Anti-government protesters offer their evening prayers, in front of an Egyptian army tank securing the area, during a protest in Cairo's Tahrir Square, Egypt, Monday, Jan. 31, 2011. A coalition of opposition groups called for a million people to take to Cairo's streets Tuesday to demand the removal of Egyptian President Hosni Mubarak. (AP Photo/Lefteris Pitarakis) (AP)

Answers to basic "how" questions about Egypt

How likely is end to the Mubarak regime? How would departure impact the country, region? How should Obama respond?

Peter Finocchiaro
February 1, 2011 12:32AM (UTC)

With so many questions hanging in the air, many wonder about the future of the country and of the region at large.

How likely is an end to the Mubarak regime?

  • This is the question. (BBC)
  • While Mubarak replaced his cabinet with a whole host of new faces, protesters remain unabated in their anger at the government. Mubarak’s family reportedly fled the country as has a significant volume of foreign investment. However, an MSNBC blogger speculates that Mubarak will hang onto his position until its actually wrenched from his hands. (MSNBC )
  • Many wondered about the Egyptian military's intentions and the extent of its loyalty to the embattled president. Now, apparently, the military will not crack down on protesters tomorrow during a planned "march of one million," which some speculate could mean trouble for Mubarak. (Wired)
  • Former U.S. president Jimmy Carter said that the people of Egypt have spoken and Mubarak will need to step down. (CBS)

How would a Mubarak ouster impact Egypt and the region at large?

  • Mohamed ElBaradei could be the natural replacement for Mubarak. Though moderate and democratic, the Nobel Laureate has the support of the Muslim Brotherhood, making some western observers nervous. (Time)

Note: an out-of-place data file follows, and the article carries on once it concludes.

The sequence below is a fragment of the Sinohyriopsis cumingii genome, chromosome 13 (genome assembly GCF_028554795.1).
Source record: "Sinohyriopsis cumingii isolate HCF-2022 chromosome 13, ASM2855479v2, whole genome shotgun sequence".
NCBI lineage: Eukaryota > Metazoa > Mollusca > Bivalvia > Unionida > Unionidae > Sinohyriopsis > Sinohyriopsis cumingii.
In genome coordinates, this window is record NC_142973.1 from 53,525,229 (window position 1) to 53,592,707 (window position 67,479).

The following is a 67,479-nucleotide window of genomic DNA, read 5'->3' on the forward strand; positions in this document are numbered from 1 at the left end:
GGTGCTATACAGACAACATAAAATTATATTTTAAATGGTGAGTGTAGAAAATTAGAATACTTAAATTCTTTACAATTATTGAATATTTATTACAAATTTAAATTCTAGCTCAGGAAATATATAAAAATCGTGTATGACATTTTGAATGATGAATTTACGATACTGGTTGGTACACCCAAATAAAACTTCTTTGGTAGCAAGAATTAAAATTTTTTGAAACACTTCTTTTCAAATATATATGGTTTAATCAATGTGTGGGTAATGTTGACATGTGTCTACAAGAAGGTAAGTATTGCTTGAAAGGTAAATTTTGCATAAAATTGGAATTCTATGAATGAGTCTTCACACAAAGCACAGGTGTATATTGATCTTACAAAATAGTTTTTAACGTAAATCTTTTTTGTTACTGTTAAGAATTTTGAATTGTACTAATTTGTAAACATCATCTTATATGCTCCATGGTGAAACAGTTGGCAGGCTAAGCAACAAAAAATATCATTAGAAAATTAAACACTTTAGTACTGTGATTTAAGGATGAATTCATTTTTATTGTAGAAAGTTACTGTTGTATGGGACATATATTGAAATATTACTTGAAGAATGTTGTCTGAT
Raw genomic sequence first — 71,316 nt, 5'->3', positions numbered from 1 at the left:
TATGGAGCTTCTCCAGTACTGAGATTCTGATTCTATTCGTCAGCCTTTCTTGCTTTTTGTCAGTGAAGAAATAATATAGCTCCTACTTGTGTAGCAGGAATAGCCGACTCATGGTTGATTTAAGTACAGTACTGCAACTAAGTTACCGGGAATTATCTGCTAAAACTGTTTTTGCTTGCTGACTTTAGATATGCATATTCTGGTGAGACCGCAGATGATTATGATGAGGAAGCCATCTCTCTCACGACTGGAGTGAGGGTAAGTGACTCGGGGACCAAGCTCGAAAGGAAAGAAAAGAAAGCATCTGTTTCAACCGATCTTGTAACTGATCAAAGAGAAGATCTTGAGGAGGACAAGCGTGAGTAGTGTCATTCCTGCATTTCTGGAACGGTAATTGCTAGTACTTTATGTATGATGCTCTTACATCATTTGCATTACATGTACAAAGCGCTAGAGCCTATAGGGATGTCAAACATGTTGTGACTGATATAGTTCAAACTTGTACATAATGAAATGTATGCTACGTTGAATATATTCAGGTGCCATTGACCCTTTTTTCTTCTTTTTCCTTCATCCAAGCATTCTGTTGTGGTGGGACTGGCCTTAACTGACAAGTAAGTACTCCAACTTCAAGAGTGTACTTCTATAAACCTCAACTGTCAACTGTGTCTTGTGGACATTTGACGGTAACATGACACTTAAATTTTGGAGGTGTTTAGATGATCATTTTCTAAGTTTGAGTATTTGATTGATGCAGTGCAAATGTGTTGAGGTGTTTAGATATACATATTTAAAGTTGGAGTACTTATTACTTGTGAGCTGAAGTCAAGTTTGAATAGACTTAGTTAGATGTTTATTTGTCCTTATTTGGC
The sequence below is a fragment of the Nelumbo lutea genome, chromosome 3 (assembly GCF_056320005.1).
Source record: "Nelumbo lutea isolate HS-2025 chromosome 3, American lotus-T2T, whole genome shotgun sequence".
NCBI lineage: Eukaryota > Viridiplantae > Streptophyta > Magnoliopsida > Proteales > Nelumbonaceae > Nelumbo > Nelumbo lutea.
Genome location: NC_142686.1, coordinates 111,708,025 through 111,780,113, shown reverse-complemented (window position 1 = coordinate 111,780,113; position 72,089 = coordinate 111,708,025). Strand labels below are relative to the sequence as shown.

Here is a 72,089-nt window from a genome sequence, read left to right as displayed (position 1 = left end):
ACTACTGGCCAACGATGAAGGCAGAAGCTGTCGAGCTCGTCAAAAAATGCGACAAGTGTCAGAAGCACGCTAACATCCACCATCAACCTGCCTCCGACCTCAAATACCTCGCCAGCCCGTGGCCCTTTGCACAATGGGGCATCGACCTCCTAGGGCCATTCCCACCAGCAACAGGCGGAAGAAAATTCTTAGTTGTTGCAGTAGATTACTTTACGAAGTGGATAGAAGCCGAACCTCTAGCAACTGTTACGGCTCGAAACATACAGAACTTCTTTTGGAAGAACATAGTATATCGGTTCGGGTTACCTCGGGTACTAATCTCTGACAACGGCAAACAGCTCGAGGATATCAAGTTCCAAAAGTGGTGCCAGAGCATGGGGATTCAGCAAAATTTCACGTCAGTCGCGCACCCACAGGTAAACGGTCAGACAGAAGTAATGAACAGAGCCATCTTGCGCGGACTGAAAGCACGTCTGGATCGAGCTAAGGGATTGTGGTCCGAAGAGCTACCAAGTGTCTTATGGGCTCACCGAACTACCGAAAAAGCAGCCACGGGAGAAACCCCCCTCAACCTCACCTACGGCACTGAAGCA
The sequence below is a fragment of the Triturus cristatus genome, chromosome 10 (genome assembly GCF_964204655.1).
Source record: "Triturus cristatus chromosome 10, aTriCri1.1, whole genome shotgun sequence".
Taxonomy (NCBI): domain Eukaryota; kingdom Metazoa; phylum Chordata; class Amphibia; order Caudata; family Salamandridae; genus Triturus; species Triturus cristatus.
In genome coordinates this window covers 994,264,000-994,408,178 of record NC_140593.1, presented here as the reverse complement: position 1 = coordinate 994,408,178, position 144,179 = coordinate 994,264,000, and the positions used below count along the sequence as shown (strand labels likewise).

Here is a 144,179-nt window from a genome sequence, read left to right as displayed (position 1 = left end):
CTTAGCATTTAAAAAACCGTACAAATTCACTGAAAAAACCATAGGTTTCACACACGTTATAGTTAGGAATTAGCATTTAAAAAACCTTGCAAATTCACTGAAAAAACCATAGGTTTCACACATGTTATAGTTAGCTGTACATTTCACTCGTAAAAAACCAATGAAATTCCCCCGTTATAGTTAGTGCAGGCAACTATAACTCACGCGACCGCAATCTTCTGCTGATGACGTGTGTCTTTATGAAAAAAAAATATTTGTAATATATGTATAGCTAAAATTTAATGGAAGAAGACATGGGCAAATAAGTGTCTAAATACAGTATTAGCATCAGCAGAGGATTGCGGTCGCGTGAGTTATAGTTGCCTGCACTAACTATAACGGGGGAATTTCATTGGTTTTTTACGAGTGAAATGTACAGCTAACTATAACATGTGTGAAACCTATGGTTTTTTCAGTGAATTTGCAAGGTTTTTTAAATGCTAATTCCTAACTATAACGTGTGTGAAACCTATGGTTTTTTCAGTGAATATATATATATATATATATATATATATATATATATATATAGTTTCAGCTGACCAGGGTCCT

• The Muslim Brotherhood could come to power after the collapse of the Mubarak regime. (The Guardian)
  • The blog Left Foot Forward argues that fears about the Muslim Brotherhood seizing power are both misplaced and overstated. (Left Food Forward)
  • A column in the Jerusalem Post speculated that whatever government might emerge in the aftermath of a Mubarak abdication would be unlikely to maintain its peace treaty with Israel. (JP)
  • Other authoritarian regimes in the region could find their positions increasingly in danger if Egypt successfully transitions to a stable democracy (Atlanta Journal Constitution)

How should the Obama administration respond to the unrest?

  • The Obama administration finds itself in a difficult position with regards to Egypt. Caught between support for democratic reforms and interest in regional stability, the President faces heavy criticism for his handling thus far of the situation. (The Guardian)
  • Egyptian protesters themselves remain ambivalent about U.S. involvement in their revolution. (AP)
  • Several protests across the U.S. urged President Obama to call for the end to the Mubarak regime. (Mail Online)
  • Leslie H. Gelb of the Daily Beast argues for “the devil we know” as opposed to a potentially antagonistic regime run by Egyptian opposition, saying President Obama should urge stability rather than upheaval. (Daily Beast)
  • Gelb’s colleague Peter Beinhart, by contrast, believes its time for the U.S. to stop propping up authoritarian regimes in the name of stability. (Daily Beast)


Peter Finocchiaro

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Africa Egyptian Protests Middle East

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